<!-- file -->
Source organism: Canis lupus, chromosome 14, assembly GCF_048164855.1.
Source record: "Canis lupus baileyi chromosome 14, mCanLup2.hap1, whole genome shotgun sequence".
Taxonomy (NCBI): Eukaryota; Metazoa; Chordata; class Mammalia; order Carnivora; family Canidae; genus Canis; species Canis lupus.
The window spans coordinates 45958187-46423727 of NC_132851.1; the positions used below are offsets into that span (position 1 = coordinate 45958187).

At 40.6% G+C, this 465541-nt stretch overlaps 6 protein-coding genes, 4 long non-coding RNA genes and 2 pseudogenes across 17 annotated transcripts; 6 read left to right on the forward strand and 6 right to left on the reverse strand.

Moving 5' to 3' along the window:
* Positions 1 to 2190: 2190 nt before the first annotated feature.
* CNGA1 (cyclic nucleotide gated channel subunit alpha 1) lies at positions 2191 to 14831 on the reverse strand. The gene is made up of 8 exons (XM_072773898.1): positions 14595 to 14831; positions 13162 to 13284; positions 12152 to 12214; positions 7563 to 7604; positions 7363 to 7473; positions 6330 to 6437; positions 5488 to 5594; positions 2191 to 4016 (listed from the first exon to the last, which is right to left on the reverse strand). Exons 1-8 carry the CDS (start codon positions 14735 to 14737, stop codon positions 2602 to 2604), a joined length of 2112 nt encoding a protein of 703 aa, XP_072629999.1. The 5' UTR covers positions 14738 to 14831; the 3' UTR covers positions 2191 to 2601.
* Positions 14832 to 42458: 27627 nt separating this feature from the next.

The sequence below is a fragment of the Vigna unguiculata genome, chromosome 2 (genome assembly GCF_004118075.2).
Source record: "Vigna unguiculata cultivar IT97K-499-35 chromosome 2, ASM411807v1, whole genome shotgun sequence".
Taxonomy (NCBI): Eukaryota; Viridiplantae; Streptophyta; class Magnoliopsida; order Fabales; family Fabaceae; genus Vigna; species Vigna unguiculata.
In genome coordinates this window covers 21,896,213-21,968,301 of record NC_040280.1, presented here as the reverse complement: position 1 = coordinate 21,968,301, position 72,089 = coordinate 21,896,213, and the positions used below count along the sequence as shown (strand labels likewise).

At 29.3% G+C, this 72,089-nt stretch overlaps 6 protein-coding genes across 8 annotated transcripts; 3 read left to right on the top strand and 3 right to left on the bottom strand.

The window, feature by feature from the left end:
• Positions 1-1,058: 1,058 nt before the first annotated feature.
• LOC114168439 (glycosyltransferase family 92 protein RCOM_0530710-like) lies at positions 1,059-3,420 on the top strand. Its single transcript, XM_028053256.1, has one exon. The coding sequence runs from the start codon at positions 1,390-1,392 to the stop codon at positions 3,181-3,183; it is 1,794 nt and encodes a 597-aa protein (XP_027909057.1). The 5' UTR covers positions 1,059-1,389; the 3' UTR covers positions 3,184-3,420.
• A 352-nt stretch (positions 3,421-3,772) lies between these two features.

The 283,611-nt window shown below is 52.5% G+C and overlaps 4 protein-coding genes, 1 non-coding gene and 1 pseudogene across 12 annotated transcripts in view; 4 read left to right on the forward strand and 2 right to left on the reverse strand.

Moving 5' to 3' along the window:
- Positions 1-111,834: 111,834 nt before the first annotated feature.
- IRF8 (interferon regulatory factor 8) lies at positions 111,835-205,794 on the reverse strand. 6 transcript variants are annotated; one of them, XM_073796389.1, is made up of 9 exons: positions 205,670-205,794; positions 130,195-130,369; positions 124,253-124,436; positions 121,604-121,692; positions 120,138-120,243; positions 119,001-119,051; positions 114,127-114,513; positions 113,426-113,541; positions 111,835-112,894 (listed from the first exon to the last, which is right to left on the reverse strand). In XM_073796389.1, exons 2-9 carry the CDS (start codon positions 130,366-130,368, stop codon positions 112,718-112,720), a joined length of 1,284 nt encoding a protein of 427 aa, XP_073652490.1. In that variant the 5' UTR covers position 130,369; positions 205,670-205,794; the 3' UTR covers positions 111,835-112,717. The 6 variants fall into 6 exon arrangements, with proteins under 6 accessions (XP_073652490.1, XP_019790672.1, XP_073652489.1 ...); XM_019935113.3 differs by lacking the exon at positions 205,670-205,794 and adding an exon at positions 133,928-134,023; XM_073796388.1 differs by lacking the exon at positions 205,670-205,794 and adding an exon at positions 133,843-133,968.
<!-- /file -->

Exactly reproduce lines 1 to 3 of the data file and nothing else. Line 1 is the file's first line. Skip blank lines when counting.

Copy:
Source organism: Canis lupus, chromosome 14, assembly GCF_048164855.1.
Source record: "Canis lupus baileyi chromosome 14, mCanLup2.hap1, whole genome shotgun sequence".
Taxonomy (NCBI): Eukaryota; Metazoa; Chordata; class Mammalia; order Carnivora; family Canidae; genus Canis; species Canis lupus.